Xcode 15 beta has a shiny new console interface. For the details, watch WWDC 2023 Session 10226 Debug with structured logging. For some other notes about this change, search the Xcode 15 Beta Release Notes for 109380695.

In older versions of Xcode the console pane was not a system log client (r. 32863680). Rather, it just collected and displayed stdout and stderr from your process. This approach had a number of consequences:

  • The system log does not, by default, log to stderr. Xcode enabled this by setting an environment variable, OS_ACTIVITY_DT_MODE. The existence and behaviour of this environment variable is an implementation detail and not something that you should rely on.

  • Xcode sets this environment variable when you run your program from Xcode (Product > Run). It can’t set it when you attach to a running process (Debug > Attach to Process).

  • Xcode’s Console pane does not support the sophisticated filtering you’d expect in a system log client.

When I can’t use Xcode 15, I work around the last two by ignoring the console pane and instead running Console and viewing my log entries there.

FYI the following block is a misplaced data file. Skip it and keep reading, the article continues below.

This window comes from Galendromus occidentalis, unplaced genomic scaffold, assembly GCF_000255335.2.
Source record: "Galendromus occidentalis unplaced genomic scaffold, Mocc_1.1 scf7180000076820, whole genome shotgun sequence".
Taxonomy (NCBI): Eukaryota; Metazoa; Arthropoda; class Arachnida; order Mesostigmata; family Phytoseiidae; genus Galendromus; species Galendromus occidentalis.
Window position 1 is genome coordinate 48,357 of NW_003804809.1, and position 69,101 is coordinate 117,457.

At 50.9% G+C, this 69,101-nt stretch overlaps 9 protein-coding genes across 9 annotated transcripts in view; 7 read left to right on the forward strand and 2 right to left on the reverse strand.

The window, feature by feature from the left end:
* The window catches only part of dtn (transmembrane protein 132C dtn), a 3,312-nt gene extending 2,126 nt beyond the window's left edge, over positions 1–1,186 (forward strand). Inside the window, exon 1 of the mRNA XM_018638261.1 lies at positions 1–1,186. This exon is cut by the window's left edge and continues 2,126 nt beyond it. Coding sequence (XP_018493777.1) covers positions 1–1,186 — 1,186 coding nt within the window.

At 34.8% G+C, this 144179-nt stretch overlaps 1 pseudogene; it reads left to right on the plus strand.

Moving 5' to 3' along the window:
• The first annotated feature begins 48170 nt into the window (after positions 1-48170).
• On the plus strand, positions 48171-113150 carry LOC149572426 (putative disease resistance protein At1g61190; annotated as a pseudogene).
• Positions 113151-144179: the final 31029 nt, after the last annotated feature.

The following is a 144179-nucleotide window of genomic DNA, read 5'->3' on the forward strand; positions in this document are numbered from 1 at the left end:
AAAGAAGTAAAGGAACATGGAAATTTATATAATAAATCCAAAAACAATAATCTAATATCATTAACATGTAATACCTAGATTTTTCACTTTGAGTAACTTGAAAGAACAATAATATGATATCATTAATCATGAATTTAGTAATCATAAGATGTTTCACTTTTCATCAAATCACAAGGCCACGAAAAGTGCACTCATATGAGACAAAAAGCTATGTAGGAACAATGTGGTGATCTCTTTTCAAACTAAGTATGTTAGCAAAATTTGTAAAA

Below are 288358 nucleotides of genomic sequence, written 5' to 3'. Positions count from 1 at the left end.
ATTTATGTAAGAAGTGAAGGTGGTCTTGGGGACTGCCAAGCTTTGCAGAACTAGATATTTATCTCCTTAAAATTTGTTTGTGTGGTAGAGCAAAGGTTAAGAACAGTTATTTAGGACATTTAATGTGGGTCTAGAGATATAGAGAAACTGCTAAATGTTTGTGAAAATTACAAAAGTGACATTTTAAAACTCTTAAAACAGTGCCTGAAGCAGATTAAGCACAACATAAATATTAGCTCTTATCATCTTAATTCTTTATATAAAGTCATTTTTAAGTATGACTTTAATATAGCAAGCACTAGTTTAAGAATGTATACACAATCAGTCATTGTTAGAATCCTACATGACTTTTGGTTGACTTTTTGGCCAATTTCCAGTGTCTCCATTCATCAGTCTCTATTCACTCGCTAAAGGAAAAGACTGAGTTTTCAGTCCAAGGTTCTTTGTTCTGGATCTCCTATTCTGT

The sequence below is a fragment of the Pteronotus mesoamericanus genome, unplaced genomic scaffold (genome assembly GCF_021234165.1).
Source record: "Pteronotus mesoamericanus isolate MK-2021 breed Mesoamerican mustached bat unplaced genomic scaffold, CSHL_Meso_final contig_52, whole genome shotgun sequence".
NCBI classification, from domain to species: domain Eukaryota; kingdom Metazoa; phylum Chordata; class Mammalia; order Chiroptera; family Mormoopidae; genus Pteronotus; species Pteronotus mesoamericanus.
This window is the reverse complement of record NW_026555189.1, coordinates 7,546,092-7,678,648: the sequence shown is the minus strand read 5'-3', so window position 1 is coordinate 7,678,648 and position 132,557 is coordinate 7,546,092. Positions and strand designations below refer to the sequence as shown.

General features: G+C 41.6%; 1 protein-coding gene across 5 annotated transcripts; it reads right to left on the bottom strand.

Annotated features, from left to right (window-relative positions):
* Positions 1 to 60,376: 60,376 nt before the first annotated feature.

If you don’t see the expected log entries in Console, make sure that you have Action > Include Info Messages and Action > Include Debug Messages enabled.

The system log interface is available within the kernel but it has some serious limitations. Here’s the ones that I’m aware of:

  • This is no subsystem or category support )-:

  • There is no support for annotations like {public} and {private}.

  • Adding such annotations causes the log entry to be dropped (r. 40636781).

Revision History

  • 2023-10-20 Added some Instruments tidbits.

  • 2023-10-13 Described a second known bug with the .currentProcessIdentifier scope. Added a link to Using a Sysdiagnose Log to Debug a Hard-to-Reproduce Problem.

  • 2023-08-28 Described a known bug with the .reverse option in .currentProcessIdentifier scope.

  • 2023-06-12 Added a call-out to the Xcode 15 Beta Release Notes.

  • 2023-06-06 Updated to reference WWDC 2023 Session 10226. Added some notes about the kernel’s system log support.

  • 2023-03-22 Made some minor editorial changes.

  • 2023-03-13 Reworked the Xcode discussion to mention OS_ACTIVITY_DT_MODE.

  • 2022-10-26 Called out the Showing popup in Console and the --last argument to log collect.

  • 2022-10-06 Added a link WWDC 2016 Session 721 Unified Logging and Activity Tracing.

  • 2022-08-19 Add a link to Recording Private Data in the System Log.

  • 2022-08-11 Added a bunch of hints and tips.

  • 2022-06-23 Added the Foster Your Friendship section. Made other editorial changes.

  • 2022-05-12 First posted.

Up vote post of eskimo